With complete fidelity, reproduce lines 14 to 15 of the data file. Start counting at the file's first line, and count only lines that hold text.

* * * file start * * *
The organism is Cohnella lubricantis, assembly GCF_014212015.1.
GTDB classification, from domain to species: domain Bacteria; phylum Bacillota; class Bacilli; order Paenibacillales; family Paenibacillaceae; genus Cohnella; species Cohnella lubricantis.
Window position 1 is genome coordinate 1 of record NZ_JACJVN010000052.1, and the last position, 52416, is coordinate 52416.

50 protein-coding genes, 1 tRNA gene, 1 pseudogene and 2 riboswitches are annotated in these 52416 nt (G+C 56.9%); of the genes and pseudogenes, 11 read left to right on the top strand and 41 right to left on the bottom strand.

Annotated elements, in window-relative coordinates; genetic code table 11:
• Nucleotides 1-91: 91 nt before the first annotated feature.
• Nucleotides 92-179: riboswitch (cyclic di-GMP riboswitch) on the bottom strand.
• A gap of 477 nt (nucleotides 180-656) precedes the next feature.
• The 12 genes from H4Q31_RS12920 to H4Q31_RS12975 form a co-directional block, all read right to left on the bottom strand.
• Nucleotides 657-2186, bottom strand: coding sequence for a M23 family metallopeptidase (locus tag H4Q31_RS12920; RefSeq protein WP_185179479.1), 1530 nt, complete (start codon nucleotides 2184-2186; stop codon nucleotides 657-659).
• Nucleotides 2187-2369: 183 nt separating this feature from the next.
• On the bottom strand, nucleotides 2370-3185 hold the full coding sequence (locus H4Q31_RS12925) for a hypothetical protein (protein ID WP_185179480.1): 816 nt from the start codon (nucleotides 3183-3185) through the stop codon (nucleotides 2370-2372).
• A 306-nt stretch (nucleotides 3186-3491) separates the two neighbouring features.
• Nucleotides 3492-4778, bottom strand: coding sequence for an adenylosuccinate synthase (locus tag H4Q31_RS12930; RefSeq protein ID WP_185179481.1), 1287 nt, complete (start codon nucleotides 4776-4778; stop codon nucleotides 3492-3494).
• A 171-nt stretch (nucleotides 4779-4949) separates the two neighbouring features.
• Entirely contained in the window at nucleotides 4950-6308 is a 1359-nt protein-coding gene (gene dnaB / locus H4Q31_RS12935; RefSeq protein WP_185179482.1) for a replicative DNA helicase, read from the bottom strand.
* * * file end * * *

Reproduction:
• Nucleotides 3492-4778, bottom strand: coding sequence for an adenylosuccinate synthase (locus tag H4Q31_RS12930; RefSeq protein ID WP_185179481.1), 1287 nt, complete (start codon nucleotides 4776-4778; stop codon nucleotides 3492-3494).
• A 171-nt stretch (nucleotides 4779-4949) separates the two neighbouring features.